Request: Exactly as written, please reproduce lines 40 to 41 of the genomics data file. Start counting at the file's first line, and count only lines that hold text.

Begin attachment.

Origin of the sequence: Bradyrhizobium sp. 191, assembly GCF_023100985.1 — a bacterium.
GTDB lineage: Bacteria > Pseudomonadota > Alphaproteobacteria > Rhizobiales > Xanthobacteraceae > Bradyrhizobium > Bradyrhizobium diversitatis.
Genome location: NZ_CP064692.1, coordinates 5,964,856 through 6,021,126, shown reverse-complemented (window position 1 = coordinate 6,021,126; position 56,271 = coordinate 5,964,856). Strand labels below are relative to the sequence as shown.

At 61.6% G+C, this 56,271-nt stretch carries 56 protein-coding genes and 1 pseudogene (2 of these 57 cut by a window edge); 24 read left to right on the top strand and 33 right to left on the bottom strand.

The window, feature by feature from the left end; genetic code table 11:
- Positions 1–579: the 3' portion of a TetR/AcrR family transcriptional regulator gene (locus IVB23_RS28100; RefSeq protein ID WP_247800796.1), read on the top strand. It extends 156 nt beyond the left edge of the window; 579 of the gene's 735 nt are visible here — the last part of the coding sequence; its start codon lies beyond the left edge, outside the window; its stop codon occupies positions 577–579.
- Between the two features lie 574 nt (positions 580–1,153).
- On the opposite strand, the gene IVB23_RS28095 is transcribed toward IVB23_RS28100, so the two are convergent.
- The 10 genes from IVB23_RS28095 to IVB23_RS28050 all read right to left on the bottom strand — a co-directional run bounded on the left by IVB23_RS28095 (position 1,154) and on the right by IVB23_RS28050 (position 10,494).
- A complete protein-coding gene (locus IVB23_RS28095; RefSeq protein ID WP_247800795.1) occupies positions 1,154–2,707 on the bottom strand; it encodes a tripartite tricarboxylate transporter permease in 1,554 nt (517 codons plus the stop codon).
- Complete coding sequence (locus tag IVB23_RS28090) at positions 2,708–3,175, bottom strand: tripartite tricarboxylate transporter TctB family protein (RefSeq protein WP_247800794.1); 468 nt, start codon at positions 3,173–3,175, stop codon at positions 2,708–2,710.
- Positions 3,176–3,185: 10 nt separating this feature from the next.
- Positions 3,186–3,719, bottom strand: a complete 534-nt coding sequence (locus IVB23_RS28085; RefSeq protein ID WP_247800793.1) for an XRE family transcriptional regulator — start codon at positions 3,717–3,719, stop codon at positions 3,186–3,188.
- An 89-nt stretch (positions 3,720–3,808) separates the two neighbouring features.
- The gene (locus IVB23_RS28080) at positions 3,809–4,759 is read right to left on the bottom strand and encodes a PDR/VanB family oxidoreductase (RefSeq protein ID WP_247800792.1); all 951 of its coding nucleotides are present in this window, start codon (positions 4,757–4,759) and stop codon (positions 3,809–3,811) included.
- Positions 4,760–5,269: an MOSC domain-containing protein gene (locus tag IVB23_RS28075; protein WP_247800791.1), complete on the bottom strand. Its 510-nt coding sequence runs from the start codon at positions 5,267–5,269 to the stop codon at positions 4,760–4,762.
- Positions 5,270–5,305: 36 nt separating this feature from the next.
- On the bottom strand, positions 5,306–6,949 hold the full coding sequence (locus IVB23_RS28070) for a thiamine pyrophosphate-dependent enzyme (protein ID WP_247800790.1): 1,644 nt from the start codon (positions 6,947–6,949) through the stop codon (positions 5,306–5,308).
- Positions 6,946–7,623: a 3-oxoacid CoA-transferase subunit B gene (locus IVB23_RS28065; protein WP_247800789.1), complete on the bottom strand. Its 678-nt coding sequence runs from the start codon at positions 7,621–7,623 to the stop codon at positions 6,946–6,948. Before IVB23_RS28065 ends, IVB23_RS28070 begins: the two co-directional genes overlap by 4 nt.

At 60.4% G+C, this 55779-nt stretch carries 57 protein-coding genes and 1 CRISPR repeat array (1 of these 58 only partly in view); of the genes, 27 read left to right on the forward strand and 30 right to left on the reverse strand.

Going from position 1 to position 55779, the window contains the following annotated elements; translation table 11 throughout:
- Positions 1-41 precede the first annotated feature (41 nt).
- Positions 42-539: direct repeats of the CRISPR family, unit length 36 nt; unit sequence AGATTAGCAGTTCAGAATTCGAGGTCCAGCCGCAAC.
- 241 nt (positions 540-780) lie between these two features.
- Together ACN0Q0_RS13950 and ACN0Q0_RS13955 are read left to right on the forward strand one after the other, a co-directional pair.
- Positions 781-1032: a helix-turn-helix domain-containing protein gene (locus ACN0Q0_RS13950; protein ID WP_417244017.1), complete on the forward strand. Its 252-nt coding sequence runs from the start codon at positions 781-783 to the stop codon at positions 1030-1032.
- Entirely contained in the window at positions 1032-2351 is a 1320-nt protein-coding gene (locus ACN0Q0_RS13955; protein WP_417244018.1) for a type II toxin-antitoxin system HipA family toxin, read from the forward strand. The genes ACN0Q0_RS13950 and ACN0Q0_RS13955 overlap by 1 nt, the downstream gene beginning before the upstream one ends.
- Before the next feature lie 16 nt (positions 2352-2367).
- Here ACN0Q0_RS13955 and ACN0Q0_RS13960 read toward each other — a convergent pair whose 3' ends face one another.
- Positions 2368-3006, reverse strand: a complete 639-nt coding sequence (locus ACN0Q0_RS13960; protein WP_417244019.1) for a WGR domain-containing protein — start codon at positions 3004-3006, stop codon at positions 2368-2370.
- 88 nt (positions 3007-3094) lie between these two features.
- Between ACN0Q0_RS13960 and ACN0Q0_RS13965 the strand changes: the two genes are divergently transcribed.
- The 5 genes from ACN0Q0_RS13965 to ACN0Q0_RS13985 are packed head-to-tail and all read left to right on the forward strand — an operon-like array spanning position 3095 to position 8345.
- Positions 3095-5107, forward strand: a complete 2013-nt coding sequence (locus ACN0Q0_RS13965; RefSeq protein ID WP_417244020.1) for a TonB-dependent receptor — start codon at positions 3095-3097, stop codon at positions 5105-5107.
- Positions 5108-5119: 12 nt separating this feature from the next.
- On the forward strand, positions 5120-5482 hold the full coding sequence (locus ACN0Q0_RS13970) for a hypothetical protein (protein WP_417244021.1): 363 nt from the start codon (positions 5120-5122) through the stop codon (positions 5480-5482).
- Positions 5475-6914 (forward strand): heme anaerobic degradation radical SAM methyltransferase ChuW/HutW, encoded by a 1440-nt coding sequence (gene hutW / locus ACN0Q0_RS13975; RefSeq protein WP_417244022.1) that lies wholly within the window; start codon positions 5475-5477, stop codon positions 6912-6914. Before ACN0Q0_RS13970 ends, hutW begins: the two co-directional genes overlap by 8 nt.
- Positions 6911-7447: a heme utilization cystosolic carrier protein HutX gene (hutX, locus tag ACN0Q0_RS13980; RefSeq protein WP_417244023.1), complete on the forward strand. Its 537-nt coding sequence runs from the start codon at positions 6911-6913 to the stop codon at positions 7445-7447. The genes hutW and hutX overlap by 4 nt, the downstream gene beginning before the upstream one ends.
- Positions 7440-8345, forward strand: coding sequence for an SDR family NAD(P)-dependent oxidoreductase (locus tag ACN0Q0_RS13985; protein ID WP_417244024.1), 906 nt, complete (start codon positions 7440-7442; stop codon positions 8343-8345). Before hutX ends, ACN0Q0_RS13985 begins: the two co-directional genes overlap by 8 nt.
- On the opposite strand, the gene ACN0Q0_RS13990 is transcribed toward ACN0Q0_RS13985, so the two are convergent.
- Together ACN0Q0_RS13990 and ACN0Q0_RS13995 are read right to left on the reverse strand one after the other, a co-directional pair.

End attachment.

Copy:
- On the opposite strand, the gene ACN0Q0_RS13990 is transcribed toward ACN0Q0_RS13985, so the two are convergent.
- Together ACN0Q0_RS13990 and ACN0Q0_RS13995 are read right to left on the reverse strand one after the other, a co-directional pair.